Improv Comedy Classes May Help Job Seekers Impress at Interviews – ABC News.
Taproot Theatre Company (Seattle) offers a six-week improv course “Improve Your Business Skills.” This column (11.05.09) from ABC journalist Michelle Goodman records her personal experience of taking the course and the creative skills it taught her for improvising and developing flexibility that will make a difference in any interview.
Goodman’s own experience draws from Improv in the Business World, an interview with David Jahns (10.01.09) of Groundlings.
He talks particularly to the importance of:
- Gaining and maintaining eye contact with your interviewer or colleagues in a meeting. Eye contact helps build and maintain trust and respect. The value of eye contact is even more important when so much communication takes place online.
- Listening to the speaker. It’s hard to realize how rare this talent is until you’ve encountered an individual who really listens. More often than not, the person confirms what you’ve said, not simply taking your words and running with them.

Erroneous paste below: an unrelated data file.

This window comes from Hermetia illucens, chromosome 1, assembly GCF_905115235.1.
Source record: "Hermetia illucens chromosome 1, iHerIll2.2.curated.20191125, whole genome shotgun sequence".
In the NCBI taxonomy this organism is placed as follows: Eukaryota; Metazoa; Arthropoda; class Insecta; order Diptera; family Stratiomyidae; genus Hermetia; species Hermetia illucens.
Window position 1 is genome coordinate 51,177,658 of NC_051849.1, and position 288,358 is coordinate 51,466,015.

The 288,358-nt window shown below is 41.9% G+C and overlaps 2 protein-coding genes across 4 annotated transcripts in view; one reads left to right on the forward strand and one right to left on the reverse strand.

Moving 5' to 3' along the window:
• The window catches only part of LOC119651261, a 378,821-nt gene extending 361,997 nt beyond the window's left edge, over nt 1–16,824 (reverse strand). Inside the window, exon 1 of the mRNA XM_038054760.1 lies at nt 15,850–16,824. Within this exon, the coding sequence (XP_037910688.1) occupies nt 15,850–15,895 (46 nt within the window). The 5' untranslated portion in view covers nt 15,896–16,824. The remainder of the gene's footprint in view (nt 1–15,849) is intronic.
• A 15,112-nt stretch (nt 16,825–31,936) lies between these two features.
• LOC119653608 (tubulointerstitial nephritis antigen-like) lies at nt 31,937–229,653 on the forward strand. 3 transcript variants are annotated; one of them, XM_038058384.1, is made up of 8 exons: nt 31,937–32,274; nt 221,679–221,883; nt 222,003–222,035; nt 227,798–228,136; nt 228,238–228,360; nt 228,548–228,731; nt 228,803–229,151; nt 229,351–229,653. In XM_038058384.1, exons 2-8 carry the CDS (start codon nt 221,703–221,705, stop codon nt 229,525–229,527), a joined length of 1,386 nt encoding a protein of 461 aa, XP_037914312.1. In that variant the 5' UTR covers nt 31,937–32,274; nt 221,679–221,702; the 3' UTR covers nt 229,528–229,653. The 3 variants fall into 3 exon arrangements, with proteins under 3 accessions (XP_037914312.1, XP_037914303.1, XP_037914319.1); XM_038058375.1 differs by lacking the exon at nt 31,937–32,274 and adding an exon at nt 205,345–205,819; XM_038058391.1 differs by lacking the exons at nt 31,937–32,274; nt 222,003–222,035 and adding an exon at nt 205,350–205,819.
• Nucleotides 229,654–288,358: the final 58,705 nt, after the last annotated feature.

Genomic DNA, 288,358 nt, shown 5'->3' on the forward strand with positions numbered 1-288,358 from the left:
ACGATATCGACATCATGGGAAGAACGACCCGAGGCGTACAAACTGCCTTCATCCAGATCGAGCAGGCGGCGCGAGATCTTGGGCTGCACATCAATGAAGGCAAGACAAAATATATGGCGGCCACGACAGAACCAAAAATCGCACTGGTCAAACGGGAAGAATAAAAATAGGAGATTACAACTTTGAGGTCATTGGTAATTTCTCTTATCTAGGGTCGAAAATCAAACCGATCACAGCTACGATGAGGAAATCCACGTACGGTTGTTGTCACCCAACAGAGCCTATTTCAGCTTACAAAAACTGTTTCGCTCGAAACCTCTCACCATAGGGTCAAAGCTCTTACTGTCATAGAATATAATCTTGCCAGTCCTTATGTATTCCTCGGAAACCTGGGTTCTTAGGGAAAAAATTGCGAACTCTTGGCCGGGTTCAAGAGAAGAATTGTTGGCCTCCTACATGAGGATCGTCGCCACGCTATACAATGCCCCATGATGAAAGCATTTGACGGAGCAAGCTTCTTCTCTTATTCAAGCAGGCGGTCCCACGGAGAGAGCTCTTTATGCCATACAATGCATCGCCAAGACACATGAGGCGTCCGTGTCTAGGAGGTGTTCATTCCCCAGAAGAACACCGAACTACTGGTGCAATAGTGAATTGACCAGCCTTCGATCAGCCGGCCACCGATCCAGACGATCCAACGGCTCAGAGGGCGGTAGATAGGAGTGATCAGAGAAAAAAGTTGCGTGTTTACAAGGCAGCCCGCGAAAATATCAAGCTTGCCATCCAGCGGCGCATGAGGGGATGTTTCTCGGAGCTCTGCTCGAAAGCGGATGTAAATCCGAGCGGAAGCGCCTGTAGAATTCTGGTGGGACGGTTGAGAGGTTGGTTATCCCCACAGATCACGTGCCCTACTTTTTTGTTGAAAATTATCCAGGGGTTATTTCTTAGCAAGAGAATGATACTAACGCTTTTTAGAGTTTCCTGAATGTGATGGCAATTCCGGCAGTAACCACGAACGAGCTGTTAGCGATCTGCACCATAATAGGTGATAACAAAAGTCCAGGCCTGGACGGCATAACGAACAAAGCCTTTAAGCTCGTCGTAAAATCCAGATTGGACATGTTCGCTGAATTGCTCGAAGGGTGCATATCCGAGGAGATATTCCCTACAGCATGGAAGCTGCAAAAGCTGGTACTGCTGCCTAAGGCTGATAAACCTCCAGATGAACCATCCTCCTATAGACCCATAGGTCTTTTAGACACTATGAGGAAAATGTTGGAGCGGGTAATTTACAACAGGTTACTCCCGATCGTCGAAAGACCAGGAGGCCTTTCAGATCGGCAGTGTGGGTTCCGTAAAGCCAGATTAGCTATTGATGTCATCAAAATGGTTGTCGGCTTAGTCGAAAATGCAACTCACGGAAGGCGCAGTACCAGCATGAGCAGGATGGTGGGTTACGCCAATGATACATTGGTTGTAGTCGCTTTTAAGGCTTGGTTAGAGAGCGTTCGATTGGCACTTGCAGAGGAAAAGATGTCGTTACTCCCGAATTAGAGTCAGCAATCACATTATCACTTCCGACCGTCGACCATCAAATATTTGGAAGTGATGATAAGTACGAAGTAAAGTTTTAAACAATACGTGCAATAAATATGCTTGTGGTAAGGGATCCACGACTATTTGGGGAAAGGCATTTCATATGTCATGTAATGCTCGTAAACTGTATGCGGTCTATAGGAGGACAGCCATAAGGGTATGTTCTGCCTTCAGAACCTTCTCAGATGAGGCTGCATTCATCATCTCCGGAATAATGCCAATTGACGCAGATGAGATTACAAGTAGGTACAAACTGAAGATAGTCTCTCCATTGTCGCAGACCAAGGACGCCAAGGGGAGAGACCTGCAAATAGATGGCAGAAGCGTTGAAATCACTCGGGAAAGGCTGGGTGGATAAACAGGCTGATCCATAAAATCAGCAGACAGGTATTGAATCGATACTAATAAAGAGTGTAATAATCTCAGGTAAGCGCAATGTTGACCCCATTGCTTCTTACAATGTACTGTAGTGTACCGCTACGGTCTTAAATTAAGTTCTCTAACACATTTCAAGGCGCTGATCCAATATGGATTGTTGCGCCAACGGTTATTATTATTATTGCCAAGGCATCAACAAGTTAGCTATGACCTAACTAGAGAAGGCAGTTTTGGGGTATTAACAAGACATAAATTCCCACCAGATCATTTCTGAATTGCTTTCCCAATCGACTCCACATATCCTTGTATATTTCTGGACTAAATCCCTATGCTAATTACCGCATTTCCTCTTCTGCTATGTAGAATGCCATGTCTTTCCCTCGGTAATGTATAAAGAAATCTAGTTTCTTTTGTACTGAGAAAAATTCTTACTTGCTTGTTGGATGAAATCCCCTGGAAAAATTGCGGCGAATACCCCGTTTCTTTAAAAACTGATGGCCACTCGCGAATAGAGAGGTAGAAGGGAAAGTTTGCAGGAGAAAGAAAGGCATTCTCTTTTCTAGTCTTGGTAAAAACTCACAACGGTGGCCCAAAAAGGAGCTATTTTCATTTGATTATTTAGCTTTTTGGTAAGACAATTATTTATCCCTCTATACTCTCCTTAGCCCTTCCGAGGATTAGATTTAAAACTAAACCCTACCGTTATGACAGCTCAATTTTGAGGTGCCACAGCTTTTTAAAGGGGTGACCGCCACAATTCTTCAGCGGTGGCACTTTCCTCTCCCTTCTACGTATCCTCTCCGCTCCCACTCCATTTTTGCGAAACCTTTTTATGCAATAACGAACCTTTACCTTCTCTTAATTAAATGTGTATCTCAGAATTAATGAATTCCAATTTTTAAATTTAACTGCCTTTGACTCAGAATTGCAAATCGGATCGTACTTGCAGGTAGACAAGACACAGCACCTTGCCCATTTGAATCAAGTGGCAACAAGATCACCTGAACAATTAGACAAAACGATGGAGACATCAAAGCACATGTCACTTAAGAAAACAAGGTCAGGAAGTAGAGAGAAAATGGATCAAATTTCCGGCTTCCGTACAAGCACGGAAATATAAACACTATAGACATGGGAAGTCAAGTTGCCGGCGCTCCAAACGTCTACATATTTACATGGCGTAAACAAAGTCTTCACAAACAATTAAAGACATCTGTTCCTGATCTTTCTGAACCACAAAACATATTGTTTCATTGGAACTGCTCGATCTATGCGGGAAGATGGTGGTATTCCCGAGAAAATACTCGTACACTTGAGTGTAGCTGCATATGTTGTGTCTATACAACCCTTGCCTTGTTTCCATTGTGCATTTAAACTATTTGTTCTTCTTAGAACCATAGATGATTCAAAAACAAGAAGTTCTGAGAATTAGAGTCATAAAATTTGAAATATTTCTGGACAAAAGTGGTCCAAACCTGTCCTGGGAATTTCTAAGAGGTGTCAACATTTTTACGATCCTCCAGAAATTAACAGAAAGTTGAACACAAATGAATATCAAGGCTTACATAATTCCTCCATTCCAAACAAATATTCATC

Why that’s interesting for creatives, is that you learn to be creative (i.e., improvisational, flexible, versatile, adaptable) in all you do in a business setting. Creativity doesn’t begin in the brainstorming session. It’s something you bring to work and take with you on every Starbucks break, or breathe in every yoga class.
For creatives as business executives, it also provides a healthy reminder to hone your communication and presentation skills beyond what gets posted to your online portfolio or burned on a CD. Clients need to see in person the talent and professional integrity that drives creative ideas. This need cranks up with every zero of ad spending that drives your account list.
On a deeper note, the course demonstrates the importance of personal empowerment both for the creative workforce and business professionals in general.
This is no time to not be flexible.*
*(Double negative for emphasis!)
Waiting in the wings Originally uploaded by krobbie
What experience or advice do you have to share? Do you recall an interview when improvising saved the day (or could have?) Look forward to your comments.